On the US west coast, completion of the Tacoma LNG plant is expected in Q1 2021, according to Puget LNG senior business development manager Jonathan Harris. With a nameplate capacity of 1,000 m3 of LNG per day, the small-scale LNG facility has on-site storage of 8,000 m3. Owned jointly by Puget Sound Energy (PSE), with a 43% stake, and Puget LNG, with a 57% interest, Tacoma LNG is being developed at a cost of US$310M.
Located at the Port of Tacoma, Tacoma LNG will provide peak shaving capacity to PSE customers and fuel sales to maritime and on-road customers. Among Puget LNG’s biggest maritime customers will be TOTE Maritime’s two Orca class roro vessels that operate in weekly service to Anchorage, Alaska.
“Our marine loading pier is complete, the first on the US west coast,” says Mr Harris. An SVT marine loading arm will be used to refuel the TOTE roros but will also have the capability to load bunker barges.
Puget LNG has explored the possibility of constructing an LNG bunker barge, says Mr Harris, working with Crowley Maritime’s naval architectural design arm Jensen Maritime.
Maturing European infrastructure
Activity in the US is part of a vibrant outlook for LNG bunkering infrastructure. Globally, there are currently 13 LNGBVs in operation, 22 on order and another 14 under discussion, reports class society DNV GL.
Underpinned by European Union (EU) policy, LNG refuelling availability in major ports in Europe is growing rapidly. The expectations are that at least one LNG bunkering port will be developed in each EU member state. This will include about 10% of European coastal and inland ports, a total of 139 ports, says SEA/LNG. Coastal port LNG infrastructure will be completed by 2020 and for inland ports by 2025.
Europe also boasts the most LNGBVs in operation, on order or under discussion, with some 22 vessels. Among the newest of these under development is an 8,000-m3 LNG bunker barge for Dutch LNG supplier Titan LNG, which has contracted Norwegian shipbroker Fearnleys to tender for the newbuild. To be named Titan Hyperion, the LNGBV will incorporate four years of lessons learned from LNG bunkering and serve as a ‘mother ship’ for Titan LNG’s two existing vessels, FlexFueler001 and FlexFueler002. Titan Hyperion will operate in the ARA region by 2021.
Titan LNG chief technology officer Ronald van Selm says Titan Hyperion “will be ideal for servicing large tankers, cruise, container and offshore vessels.”
Using the 10,000-m3 small-scale LNG carrier Coral Fraseri, chartered from Anthony Veder, Titan LNG delivered a record 3,300 tonnes of LNG to refuel the dual-fuel semi-submersible crane vessel Sleipnir in the Port of Rotterdam. Owned by Heerema Marine Contractors, Sleipnir is the largest vessel of its type in the world. The STS transfer took less than 24 hours to complete.
“Our marine loading pier is complete, the first on the US west coast”
Nordic gas supplier Gasum marked a milestone in January, completing its 200th LNG bunkering while refuelling Fjord Line’s cruise ferry Stavangerfjord using Coralius, the first-European-built LNGBV.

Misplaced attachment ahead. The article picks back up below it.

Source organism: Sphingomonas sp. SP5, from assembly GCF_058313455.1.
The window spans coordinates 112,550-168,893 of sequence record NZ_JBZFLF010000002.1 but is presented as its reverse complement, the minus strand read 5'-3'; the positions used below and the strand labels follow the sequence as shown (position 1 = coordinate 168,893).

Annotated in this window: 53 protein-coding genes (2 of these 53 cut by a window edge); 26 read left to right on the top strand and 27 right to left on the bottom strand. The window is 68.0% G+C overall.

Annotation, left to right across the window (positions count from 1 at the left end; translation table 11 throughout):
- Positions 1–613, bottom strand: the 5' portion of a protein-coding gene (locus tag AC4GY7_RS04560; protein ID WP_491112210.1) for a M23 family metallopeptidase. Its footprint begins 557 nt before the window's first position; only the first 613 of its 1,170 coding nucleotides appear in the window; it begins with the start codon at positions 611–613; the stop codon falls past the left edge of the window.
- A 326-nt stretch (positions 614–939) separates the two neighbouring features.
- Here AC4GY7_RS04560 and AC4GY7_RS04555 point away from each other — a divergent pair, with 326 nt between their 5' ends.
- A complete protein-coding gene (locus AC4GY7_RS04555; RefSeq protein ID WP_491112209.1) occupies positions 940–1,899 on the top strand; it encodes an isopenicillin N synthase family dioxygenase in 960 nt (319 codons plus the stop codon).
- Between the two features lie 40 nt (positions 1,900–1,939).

Gasum’s Øygarden LNG production facility will supply the LNG for 10 LNG-fuelled coastal cruise ships being built for Hurtigruten and Havila Kystruten. Norway’s Bergen Tankers has awarded a contract to Høglund Gas Solutions to deliver a cargo handling system to convert a fuel oil bunkering vessel into an LNG bunkering vessel – the first such vessel based in Norway.
Built in 2010 at Nevsky Shipbuilding in Russia, the 47-m Oslo Tank will be renamed Bergen LNG and converted at Westcon Florø as part of a long-term charter with Shell Gasnor, operating out of Bergen harbour in Norway starting in Q4 2020.
LNG bunkering in Asia
As the world’s second largest importer of LNG, China is investing in LNG bunkering infrastructure for its inland waterways and coastal areas, anticipating being able to meet LNG demand from all vessel types.
South Korea offers LNG bunkering in the port of Incheon and is considering a second facility in Busan. Shell is chartering Korea Line’s new 18,000-m3 LNG bunkering vessel under construction at Hyundai Mipo Dockyard, with delivery in H1 2022.
Korea Line owns South Korea’s first LNG bunkering vessel, SM Jeju LNG2, which has a capacity of 7,500 m3 and is under 20-year charter to LNG importer Kogas. The Panamanian-flagged SM Jeju LNG2, and its sister vessel, the small-scale LNG tanker SM Jeju LNG1, were both built by South Korean shipbuilder Samsung Heavy Industries (SHI) under a contract valued at about US$100M.
Both LNG vessels are fitted with the KC-1 type LNG membrane systems, jointly developed by Kogas, SHI, Hyundai Heavy Industries and Daewoo Shipbuilding & Marine Engineering.
Elsewhere in Asia, Singapore, Japan and Australia are also working to develop LNG bunkering facilities. FueLNG, a joint venture of Shell and Singapore shipbuilder Keppel Offshore & Marine, is building Singapore’s first LNGBV, set for delivery in H2 2020. Underpinning Singapore’s strategy to be a central hub for LNG refuelling, the 7,500-m3 LNGBV will be based in the Port of Singapore.